Not satisfied with already being the world’s second largest brewery, Heineken has recently begun searching out new markets in an attempt to offset the impact of increased competition in the US and Europe. As part of this, Heineken recently opened a new $160 million brewery in the Ivory Coast in an attempt to capture this suddenly burgeoning market. The new Brassivoire brewery, a joint venture with African company CFAO SA, will put Heineken into direct competition with current market leader Groupe Castel—producer of Solibra Bock and Flag, the two most popular brands of beer in the Ivory Coast. However, while Heineken is putting its experience and money into the project, the company isn’t technically putting its name behind the new venture—at least not yet.
Instead of producing Heineken beer, the new brewery is currently producing Ivoire lager. Depending on the success of the venture, there are plans to eventually add other brands to the lineup at some point in the future. It wasn’t all that long ago that the idea of any major international company moving to Ivory Coast would have been laughable. After all, this is a country that suffered under more than a decade of conflict, instability and political infighting. However, things have been looking up for the country ever since 2011.
With average yearly economic growth rates hovering around 9 percent for the past five years, Ivory Coast is now Africa’s fastest growing economy, which is suddenly beginning to make it a much more attractive destination for investors. However, another major factor in Heineken’s decision to open the new brewery lies in the low competition. Despite the relative success that Castel has experienced, per-capita beer consumption in the Ivory Coast is still less than a third of what it is in neighboring countries like Cameroon. The economy definitely plays a role in this, which is why Heineken is banking that the rate of beer consumption will continue to grow as long as the economy continues to do so.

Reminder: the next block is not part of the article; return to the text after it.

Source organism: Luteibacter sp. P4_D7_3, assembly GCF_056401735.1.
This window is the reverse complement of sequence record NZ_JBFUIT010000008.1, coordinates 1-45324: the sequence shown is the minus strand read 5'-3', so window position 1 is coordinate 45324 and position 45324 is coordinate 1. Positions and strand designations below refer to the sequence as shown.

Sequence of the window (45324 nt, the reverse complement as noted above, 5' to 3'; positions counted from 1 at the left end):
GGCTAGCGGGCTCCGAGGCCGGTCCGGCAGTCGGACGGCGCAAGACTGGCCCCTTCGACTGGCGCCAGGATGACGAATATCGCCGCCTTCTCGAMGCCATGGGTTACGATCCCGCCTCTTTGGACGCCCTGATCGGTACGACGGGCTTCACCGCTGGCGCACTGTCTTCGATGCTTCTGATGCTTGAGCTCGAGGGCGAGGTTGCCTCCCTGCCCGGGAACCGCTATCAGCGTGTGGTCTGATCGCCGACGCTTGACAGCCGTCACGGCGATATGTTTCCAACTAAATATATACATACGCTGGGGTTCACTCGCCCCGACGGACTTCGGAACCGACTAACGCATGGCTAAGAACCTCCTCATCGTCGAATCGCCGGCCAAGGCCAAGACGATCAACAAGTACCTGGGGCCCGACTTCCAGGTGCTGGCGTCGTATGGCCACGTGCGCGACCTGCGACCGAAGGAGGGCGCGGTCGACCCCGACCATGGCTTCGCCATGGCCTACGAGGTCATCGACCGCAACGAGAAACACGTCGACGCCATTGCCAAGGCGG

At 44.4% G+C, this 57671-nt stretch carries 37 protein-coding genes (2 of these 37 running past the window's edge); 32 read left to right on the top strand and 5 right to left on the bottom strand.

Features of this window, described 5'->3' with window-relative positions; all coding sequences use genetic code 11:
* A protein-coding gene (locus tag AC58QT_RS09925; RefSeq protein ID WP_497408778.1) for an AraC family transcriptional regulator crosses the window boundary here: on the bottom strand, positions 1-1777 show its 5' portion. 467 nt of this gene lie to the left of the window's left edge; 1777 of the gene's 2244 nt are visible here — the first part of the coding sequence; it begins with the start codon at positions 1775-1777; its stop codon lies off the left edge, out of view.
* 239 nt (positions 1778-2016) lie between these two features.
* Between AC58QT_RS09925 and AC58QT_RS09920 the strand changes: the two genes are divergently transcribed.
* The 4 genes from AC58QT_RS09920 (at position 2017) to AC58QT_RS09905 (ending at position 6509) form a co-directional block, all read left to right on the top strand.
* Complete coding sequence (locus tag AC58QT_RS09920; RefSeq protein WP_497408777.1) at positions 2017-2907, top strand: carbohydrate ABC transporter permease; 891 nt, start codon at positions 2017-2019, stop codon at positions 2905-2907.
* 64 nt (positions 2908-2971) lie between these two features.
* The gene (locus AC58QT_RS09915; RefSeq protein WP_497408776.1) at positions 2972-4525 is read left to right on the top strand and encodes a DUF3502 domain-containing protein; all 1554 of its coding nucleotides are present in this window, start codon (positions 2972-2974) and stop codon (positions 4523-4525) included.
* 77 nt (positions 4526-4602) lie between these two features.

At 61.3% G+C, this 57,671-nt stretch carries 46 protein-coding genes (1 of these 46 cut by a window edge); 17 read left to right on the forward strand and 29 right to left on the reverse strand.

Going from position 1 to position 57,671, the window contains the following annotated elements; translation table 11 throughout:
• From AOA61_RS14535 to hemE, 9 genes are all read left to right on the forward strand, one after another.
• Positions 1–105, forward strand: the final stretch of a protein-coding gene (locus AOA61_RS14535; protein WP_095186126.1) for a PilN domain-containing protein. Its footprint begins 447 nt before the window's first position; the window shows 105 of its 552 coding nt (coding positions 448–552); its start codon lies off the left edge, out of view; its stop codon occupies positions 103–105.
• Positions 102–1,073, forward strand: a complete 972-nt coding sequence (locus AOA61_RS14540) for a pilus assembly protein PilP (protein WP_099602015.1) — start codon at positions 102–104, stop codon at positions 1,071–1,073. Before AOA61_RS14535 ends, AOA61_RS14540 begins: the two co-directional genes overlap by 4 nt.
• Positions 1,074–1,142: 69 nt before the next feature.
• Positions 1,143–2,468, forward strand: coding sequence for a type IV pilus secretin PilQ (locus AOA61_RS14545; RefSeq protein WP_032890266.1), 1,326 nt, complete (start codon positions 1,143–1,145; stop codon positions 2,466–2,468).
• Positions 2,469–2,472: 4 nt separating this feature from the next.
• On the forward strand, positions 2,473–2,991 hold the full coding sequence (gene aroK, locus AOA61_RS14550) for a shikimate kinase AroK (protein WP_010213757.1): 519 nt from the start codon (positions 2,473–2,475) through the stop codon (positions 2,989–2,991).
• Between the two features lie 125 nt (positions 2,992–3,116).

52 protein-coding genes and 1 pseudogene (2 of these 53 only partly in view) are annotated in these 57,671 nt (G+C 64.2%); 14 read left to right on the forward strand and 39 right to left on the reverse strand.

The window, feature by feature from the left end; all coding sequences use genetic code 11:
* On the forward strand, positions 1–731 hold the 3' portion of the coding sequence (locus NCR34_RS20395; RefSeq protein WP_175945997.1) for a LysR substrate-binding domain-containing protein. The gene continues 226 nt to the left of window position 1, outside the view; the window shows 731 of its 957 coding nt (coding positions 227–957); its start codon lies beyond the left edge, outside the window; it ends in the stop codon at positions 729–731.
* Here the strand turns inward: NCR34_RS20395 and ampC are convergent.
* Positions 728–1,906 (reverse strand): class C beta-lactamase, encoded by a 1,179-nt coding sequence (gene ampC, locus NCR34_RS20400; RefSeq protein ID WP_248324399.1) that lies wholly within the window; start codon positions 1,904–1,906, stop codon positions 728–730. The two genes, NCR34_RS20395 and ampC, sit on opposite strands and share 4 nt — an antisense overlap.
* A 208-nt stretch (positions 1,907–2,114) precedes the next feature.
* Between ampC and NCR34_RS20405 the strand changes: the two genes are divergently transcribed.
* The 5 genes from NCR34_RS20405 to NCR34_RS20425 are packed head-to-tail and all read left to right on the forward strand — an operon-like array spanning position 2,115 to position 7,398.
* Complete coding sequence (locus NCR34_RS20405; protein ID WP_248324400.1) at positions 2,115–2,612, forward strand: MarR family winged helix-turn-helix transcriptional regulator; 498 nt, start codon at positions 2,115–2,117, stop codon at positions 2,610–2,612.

By getting in to the market at a time where there is really only one major competitor, Heineken obviously hopes that it can help be responsible for and benefit from this growth. Of course, all of this depends on the current stability within the country being maintained. In fact, the company already knows full well what can happen when a once stable and fairly prosperous country begins backsliding as it only needs to look at the rapidly declining profits of its Nigerian Breweries PLC to understand the potential risks. Maintaining political stability in the Ivory Coast will be key for the new venture’s success. However, as long as the country continues along its current path, more and more international companies will likely be attracted to invest and thus continue to further economic growth. In fact, Heineken’s new venture alone is expected to bring with it some major benefits for the local economy.
Located just outside the financial capital of Abidjan, the brewery has already resulted in the creation of 200 local jobs. As well, Ivoire is brewed using rice in addition to malted barley, which should directly have a positive impact on the country’s rice growing industry. Only time will tell whether the new Heineken Ivory Coast brewery will be as successful as the company hopes. However, judging by the company’s history, one would be foolish to write the venture off just yet.